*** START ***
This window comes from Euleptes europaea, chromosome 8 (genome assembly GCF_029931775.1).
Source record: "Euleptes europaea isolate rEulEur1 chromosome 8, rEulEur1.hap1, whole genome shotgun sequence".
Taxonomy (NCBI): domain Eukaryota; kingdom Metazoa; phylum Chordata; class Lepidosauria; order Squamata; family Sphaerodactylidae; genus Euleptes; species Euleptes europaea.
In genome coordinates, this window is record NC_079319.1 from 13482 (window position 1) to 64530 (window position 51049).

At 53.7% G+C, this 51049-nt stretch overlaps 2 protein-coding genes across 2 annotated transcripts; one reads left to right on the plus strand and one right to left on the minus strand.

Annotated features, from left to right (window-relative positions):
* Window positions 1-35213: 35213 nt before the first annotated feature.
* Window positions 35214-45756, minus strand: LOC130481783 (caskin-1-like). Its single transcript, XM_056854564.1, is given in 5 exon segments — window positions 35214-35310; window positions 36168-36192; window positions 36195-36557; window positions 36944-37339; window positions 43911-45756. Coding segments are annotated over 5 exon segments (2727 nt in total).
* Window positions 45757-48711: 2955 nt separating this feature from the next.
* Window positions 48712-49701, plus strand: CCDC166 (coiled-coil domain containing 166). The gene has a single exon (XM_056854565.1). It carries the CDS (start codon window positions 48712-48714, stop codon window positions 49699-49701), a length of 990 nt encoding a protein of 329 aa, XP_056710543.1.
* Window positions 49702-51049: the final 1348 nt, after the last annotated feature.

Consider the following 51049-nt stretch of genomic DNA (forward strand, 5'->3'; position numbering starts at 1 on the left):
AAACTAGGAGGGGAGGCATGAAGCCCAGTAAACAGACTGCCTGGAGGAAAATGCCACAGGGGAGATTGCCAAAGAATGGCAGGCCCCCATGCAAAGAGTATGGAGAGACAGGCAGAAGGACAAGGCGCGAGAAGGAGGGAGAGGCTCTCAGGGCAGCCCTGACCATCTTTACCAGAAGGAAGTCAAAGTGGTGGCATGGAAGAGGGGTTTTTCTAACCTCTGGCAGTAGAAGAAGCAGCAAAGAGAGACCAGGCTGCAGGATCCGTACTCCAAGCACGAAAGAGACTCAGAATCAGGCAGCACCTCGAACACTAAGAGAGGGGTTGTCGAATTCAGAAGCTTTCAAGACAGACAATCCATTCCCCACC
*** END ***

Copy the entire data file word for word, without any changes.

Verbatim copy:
This window comes from Euleptes europaea, chromosome 8 (genome assembly GCF_029931775.1).
Source record: "Euleptes europaea isolate rEulEur1 chromosome 8, rEulEur1.hap1, whole genome shotgun sequence".
Taxonomy (NCBI): domain Eukaryota; kingdom Metazoa; phylum Chordata; class Lepidosauria; order Squamata; family Sphaerodactylidae; genus Euleptes; species Euleptes europaea.
In genome coordinates, this window is record NC_079319.1 from 13482 (window position 1) to 64530 (window position 51049).

At 53.7% G+C, this 51049-nt stretch overlaps 2 protein-coding genes across 2 annotated transcripts; one reads left to right on the plus strand and one right to left on the minus strand.

Annotated features, from left to right (window-relative positions):
* Window positions 1-35213: 35213 nt before the first annotated feature.
* Window positions 35214-45756, minus strand: LOC130481783 (caskin-1-like). Its single transcript, XM_056854564.1, is given in 5 exon segments — window positions 35214-35310; window positions 36168-36192; window positions 36195-36557; window positions 36944-37339; window positions 43911-45756. Coding segments are annotated over 5 exon segments (2727 nt in total).
* Window positions 45757-48711: 2955 nt separating this feature from the next.
* Window positions 48712-49701, plus strand: CCDC166 (coiled-coil domain containing 166). The gene has a single exon (XM_056854565.1). It carries the CDS (start codon window positions 48712-48714, stop codon window positions 49699-49701), a length of 990 nt encoding a protein of 329 aa, XP_056710543.1.
* Window positions 49702-51049: the final 1348 nt, after the last annotated feature.

Consider the following 51049-nt stretch of genomic DNA (forward strand, 5'->3'; position numbering starts at 1 on the left):
AAACTAGGAGGGGAGGCATGAAGCCCAGTAAACAGACTGCCTGGAGGAAAATGCCACAGGGGAGATTGCCAAAGAATGGCAGGCCCCCATGCAAAGAGTATGGAGAGACAGGCAGAAGGACAAGGCGCGAGAAGGAGGGAGAGGCTCTCAGGGCAGCCCTGACCATCTTTACCAGAAGGAAGTCAAAGTGGTGGCATGGAAGAGGGGTTTTTCTAACCTCTGGCAGTAGAAGAAGCAGCAAAGAGAGACCAGGCTGCAGGATCCGTACTCCAAGCACGAAAGAGACTCAGAATCAGGCAGCACCTCGAACACTAAGAGAGGGGTTGTCGAATTCAGAAGCTTTCAAGACAGACAATCCATTCCCCACC